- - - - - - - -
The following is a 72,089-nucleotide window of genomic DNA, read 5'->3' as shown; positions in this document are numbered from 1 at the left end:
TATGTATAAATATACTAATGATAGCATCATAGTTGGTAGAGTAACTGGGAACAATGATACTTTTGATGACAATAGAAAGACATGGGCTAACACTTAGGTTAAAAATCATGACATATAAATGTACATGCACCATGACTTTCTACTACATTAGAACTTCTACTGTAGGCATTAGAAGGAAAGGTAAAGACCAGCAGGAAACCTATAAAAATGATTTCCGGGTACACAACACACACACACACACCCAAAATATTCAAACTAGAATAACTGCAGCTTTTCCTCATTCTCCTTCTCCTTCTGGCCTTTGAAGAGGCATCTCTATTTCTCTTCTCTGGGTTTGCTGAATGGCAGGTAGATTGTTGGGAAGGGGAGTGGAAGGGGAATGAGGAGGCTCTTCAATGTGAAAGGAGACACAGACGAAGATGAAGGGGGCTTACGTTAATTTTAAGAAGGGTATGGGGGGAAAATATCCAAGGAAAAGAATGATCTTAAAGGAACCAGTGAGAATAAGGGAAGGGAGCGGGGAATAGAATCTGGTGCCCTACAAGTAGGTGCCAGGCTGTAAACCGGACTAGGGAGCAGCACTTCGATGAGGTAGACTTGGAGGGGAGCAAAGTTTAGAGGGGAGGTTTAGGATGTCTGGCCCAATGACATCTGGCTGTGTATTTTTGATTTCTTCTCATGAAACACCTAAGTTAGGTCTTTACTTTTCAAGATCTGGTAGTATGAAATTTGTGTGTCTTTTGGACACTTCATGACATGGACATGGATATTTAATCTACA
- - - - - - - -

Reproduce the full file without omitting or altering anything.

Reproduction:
The following is a 72,089-nucleotide window of genomic DNA, read 5'->3' as shown; positions in this document are numbered from 1 at the left end:
TATGTATAAATATACTAATGATAGCATCATAGTTGGTAGAGTAACTGGGAACAATGATACTTTTGATGACAATAGAAAGACATGGGCTAACACTTAGGTTAAAAATCATGACATATAAATGTACATGCACCATGACTTTCTACTACATTAGAACTTCTACTGTAGGCATTAGAAGGAAAGGTAAAGACCAGCAGGAAACCTATAAAAATGATTTCCGGGTACACAACACACACACACACACCCAAAATATTCAAACTAGAATAACTGCAGCTTTTCCTCATTCTCCTTCTCCTTCTGGCCTTTGAAGAGGCATCTCTATTTCTCTTCTCTGGGTTTGCTGAATGGCAGGTAGATTGTTGGGAAGGGGAGTGGAAGGGGAATGAGGAGGCTCTTCAATGTGAAAGGAGACACAGACGAAGATGAAGGGGGCTTACGTTAATTTTAAGAAGGGTATGGGGGGAAAATATCCAAGGAAAAGAATGATCTTAAAGGAACCAGTGAGAATAAGGGAAGGGAGCGGGGAATAGAATCTGGTGCCCTACAAGTAGGTGCCAGGCTGTAAACCGGACTAGGGAGCAGCACTTCGATGAGGTAGACTTGGAGGGGAGCAAAGTTTAGAGGGGAGGTTTAGGATGTCTGGCCCAATGACATCTGGCTGTGTATTTTTGATTTCTTCTCATGAAACACCTAAGTTAGGTCTTTACTTTTCAAGATCTGGTAGTATGAAATTTGTGTGTCTTTTGGACACTTCATGACATGGACATGGATATTTAATCTACA